This is the second of three articles on ski journalism I've got coming down the chute. Next week I'll have a piece on the bigger picture of ski journalism/marketing/storytelling to wrap it all up. Let me know what you think in the comments. Tell me why I'm wrong, why I'm stupid or what I should write about next time, this community feedback is what makes newschoolers awesome.

Read Part 1, Tell Your Stories, here: http://www.newschoolers.com/membernewsread/Tell-stories

Last week I got all touchy-feely and told you to write more stuff, I'm back with some hopefully handy helpful hints to harness your literary ambitions.

Content:

When looking at other content, both on this site and elsewhere in ski media it is easy to confuse marketing with journalism. A lot of the content (my own included) being pushed out there is basically marketing. Most official write-ups of reviews, big road trips and events are being compensated in some way. This means that they carry a bias and are not necessarily pure storytelling. There is nothing wrong with this but if you are in a position where you are simply writing for the love of it, realize that you have no obligations to limit yourself in the way marketing does.

Tell the real stories, the ones that hurt, the ones that make a difference. If you are getting payed by a resort or brand it's hard to write anything negative about them. Take this opportunity to offer an aggressive honest perspective on what you see in skiing. These are the stories that need to be heard but aren't being told. Don't settle for writing marketing copy, especially if you aren't getting compensated for it.

This is a picture to break up all my boring text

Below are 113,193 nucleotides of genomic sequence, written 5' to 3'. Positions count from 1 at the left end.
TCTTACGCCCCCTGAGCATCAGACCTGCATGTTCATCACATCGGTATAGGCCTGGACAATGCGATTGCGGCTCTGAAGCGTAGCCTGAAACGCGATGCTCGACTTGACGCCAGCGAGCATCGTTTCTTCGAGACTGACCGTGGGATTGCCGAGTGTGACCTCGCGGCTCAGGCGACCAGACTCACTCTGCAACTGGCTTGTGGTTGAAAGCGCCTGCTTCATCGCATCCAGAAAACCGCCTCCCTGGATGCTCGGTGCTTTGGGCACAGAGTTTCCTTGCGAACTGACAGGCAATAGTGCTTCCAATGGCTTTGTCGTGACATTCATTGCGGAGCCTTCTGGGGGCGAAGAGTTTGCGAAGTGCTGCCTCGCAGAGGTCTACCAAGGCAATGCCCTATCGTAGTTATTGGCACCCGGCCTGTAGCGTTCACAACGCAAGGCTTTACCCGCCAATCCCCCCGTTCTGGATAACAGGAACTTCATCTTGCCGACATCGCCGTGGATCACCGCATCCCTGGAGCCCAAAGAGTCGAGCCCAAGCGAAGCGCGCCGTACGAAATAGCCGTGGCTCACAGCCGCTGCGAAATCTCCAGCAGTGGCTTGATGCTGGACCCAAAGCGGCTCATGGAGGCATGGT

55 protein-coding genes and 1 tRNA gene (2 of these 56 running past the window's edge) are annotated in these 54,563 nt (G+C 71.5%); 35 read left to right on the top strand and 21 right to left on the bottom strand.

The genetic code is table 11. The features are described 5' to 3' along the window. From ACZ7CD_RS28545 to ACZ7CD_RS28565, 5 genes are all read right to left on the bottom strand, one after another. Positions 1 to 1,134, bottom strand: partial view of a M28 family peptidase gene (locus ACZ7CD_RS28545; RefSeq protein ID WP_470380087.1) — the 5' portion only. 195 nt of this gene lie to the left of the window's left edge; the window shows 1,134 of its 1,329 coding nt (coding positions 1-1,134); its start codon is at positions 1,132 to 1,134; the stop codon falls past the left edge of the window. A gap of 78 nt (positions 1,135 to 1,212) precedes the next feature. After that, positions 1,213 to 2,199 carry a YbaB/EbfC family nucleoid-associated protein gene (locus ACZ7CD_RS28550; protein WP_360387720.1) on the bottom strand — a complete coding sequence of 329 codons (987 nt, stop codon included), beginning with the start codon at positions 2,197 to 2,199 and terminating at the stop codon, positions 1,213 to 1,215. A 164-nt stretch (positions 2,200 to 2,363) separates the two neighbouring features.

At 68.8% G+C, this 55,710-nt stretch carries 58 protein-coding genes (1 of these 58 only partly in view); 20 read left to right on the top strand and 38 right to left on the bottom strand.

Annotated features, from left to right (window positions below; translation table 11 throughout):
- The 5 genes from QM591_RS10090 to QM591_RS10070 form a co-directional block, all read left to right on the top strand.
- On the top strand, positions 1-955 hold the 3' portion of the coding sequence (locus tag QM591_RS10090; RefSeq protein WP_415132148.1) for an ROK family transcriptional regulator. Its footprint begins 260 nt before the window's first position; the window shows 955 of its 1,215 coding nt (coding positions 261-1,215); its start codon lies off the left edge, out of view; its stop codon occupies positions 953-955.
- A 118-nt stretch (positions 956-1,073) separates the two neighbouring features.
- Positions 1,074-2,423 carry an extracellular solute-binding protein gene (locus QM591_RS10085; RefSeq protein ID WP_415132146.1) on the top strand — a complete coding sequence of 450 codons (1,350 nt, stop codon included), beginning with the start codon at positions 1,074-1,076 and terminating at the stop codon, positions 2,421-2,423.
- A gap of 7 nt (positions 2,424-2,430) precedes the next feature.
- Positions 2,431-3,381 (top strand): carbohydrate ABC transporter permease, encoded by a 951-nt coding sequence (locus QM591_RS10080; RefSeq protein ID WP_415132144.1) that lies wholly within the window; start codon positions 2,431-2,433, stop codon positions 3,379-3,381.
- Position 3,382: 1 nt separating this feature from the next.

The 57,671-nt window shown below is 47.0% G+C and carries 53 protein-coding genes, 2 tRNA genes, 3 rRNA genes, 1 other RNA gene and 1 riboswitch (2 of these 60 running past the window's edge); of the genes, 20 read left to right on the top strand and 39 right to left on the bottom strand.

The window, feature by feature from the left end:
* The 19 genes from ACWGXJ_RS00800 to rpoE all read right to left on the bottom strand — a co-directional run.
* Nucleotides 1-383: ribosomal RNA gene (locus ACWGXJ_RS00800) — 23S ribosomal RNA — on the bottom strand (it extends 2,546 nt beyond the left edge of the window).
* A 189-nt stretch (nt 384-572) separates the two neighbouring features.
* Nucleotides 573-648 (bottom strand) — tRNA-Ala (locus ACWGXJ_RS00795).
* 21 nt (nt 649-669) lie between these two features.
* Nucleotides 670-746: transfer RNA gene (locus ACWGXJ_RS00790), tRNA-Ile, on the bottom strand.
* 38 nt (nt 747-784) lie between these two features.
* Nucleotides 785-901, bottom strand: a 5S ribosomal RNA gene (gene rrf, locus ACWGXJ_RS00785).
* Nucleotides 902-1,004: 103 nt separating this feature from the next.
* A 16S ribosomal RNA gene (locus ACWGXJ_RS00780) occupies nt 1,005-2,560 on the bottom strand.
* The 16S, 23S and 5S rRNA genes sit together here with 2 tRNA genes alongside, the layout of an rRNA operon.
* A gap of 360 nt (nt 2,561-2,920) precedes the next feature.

Technique:

All that said, once you have puked your great story out into the the computer here are a few practical tips to make it worth reading.

-Open with what you find to be the most interesting, important or humorous part of your story. Grab the audience's attention right away and then suck them in. (Fun fact, this is called a Lead, or Lede if you are old school)

-Don't get too fancy. Don't get caught up in your vocabulary and grasp of big words. Most skiers don't want to have to sound out your sentences or google every third word.

-Think about what you found to be important in your story and focus on that. If you are covering an event it's tempting to focus on who won. If that is what stood out most to you that's great, usually though there is a more important story behind the scenes that is more interesting to the average skier.

-Think about your audience while you are writing, a huge key to writing well is caring about your audience, you should be giving them something through your writing.

-Keep it visually interesting. It's not often that I'll click on an article with no thumbnail and read through a block of text with not pictures. You are writing for skiers, not graduate level english majors. It doesn't matter if your pictures aren't the best, if they are at all relevant to the story include them!

- Read a lot of content you like and try to learn from it. The best way to get better at writing is to read a lot and then write a lot. Look at articles you enjoy and learn from them.

-Get a second opinion. If you are not sure about something you wrote or are new to the whole writing thing get someone to give it a look. This could be your mom, your buddy, your english teacher or anyone else. A second set of eyes is incredibly valuable. Fell free to message me if you ever want my (rather sketchy) opinion. We love to read your work and try to help you improve.

-Don't take it too seriously. Some of the best pieces are the goofy ones that offer a glimpse into an event, or skiing culture in general. Skiing is fun, storytelling is fun. Stories about skiing should be fun too.

Hopefully I didn't break too many of my own rules and bore you all to death with that. Let me know why I am wrong, why I am right or why I am a stupid idiot. Just don't settle for reading others' stories, tell your own!


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